Pattern of uveitis in
a referral centre in
Tunisia, North Africa
M Khairallah, S Ben Yahia, A Ladjimi, R Messaoud,
S Zaouali, S Attia, S Jenzeri and B Jelliti
referral centre in Tunisia, North Africa.
MethodsThe study included 472 patients with
uveitis examined at the Department of
Ophthalmology of Monastir (Tunisia) from
January 1992 to August 2003. All patients had
a comprehensive ocular and systemic history,
including an extensive review of medical
systems. Complete ophthalmic examination was
performed in all cases, including best-corrected
Snellen visual acuity, slit-lamp examination,
applanation tonometry, and dilated fundus
examination with three-mirror lens. Standard
diagnostic criteria were employed for all
syndromes or entities of uveitis.
ResultsThe mean age at onset of uveitis was
34 years. The male-to-female ratio was 1:1.1.
Uveitis was unilateral in 282 patients (59.7%)
and bilateral in 190 patients (40.3%). Anterior
uveitis was most common (166 patients; 35.2%),
followed by posterior uveitis (133 patients;
28.2%), panuveitis (100 patients; 21.2%), and
intermediate uveitis (73 patients; 15.5%).
A specific diagnosis was found in 306 patients
(64.8%). The most common cause of anterior
uveitis was herpetic uveitis (56 patients; 33.7%).
Toxoplasmosis was the most frequent cause of
posterior uveitis (51 patients; 38.3%). Inter-
mediate uveitis was most commonly idiopathic
(63 patients; 86.3%). Behc ¸et’s disease was the
most common cause of panuveitis (36 patients;
36%), followed by Vogt–KoyanagiFHarada
(VKH) disease (15 patients; 15%). A total of
16 patients (3.4%) suffered from blindness,
and 59 (12.5%) from uniocular blindness.
ConclusionsIn a hospital population in
Tunisia, the most common causes of uveitis
were Behc ¸et’s disease, herpes simplex
infection, toxoplasmosis, and VKH disease.
Eye (2007) 21, 33–39. doi:10.1038/sj.eye.6702111;
published online 17 February 2006
To analyse the pattern of uveitis in a
Keywords: epidemiology; uveitis; Tunisia; North
Uveitis refers to intraocular inflammation
involving not only the uveal tract but also the
adjacent structures, including the retina and
vitreous. It affects people from all parts of the
world, and it is a significant cause of severe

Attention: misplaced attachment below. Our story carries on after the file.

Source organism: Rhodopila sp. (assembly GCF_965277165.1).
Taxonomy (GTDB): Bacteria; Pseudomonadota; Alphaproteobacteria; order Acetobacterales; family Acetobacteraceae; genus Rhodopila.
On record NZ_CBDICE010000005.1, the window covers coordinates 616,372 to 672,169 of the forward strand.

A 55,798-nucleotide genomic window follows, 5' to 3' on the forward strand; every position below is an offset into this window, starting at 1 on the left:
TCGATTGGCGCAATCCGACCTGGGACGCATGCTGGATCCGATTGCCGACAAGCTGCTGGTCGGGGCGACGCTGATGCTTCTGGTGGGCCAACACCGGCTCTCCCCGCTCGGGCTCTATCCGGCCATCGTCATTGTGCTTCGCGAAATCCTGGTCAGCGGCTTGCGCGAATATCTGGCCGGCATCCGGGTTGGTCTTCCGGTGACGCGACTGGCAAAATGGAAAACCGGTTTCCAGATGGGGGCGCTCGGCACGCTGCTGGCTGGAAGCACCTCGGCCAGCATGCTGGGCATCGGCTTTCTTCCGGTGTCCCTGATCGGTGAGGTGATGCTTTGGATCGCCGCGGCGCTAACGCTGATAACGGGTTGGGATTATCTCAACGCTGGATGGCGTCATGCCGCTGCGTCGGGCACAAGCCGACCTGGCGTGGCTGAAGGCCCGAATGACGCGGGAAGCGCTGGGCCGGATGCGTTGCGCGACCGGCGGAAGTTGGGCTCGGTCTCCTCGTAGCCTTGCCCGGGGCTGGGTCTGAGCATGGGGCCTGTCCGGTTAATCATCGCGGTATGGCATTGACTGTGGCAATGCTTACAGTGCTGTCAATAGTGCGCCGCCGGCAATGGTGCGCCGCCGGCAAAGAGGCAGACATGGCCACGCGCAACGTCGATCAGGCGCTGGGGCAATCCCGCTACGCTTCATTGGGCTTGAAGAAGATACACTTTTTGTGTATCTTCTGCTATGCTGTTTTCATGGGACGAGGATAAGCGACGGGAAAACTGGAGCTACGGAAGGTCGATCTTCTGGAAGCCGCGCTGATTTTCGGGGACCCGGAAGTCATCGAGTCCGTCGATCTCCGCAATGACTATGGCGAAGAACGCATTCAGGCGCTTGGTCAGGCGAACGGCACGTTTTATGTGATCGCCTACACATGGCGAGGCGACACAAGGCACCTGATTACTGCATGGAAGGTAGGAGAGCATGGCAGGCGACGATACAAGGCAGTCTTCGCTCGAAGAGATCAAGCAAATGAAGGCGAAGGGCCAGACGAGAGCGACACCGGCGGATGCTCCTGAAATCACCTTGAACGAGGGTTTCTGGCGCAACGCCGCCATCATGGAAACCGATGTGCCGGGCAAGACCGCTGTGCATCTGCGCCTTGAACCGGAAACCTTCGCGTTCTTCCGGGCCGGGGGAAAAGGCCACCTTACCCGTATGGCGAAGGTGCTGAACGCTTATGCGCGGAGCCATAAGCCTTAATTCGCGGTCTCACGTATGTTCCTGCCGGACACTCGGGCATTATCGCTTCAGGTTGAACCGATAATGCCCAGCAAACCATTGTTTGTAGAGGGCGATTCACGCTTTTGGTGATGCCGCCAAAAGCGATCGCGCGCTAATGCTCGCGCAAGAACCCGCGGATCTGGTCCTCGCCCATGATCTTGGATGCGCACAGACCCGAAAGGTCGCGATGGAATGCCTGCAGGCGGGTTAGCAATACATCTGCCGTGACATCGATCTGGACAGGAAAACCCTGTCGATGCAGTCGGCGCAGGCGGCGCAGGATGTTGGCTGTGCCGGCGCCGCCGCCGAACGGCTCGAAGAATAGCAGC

visual impairment, accounting for 10% of
blindness in the Western world.1The pattern of
uveitis is largely influenced by a multitude of
factors, including genetic, ethnic, geographic,
and environmental factors, diagnostic criteria,
and referral patterns.2It also changes over time
with the emergence or identification of newer
uveitic entities and improvement of diagnostic
Given the continuing globalization of the
world, epidemiological studies on uveitis in
different geographic areas or populations are
important, as their results provide relevant
clinical and research applications. Numerous
studies on pattern of uveitis in various
geographic regions from Western countries and
Asia have been published, showing similarities
and distinct differences in epidemiologic
profiles and aetiologies of uveitis.3–22Data on
uveitis from Africa are scarce,23,24and there
is a lack of studies from the North African
The objective of our study was to identify the
pattern of uveitis in a major university hospital
eye centre in Tunisia, a North African, south
Mediterranean country with 350
ophthalmologists for its 10 millions inhabitants
Materials and methods
The study included 472 consecutive patients
with uveitis who were seen between January
1992 and August 2003 at the Ophthalmologic
Department of Fattouma Bourguiba University
Hospital, Monastir, Tunisia. Our hospital is a
referral centre for a large area, and also a care
centre seeing patients that attend directly the
Received: 18 June 2005
Accepted in revised form:
14 August 2005
17 February 2006
No financial interest
Presented in part at the
American Academy of
Meeting (Orlando, 2002)
Hospital, Monastir, Tunisia
Monastir 5019, Tunisia
Tel: þ216 73 461 144;
Fax: þ216 73 460 678.
Eye (2007) 21, 33–39
& 2007 Nature Publishing Group All rights reserved 0950-222X/07 $30.00
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Pattern of uveitis in Tunisia, North Africa
M Khairallah et al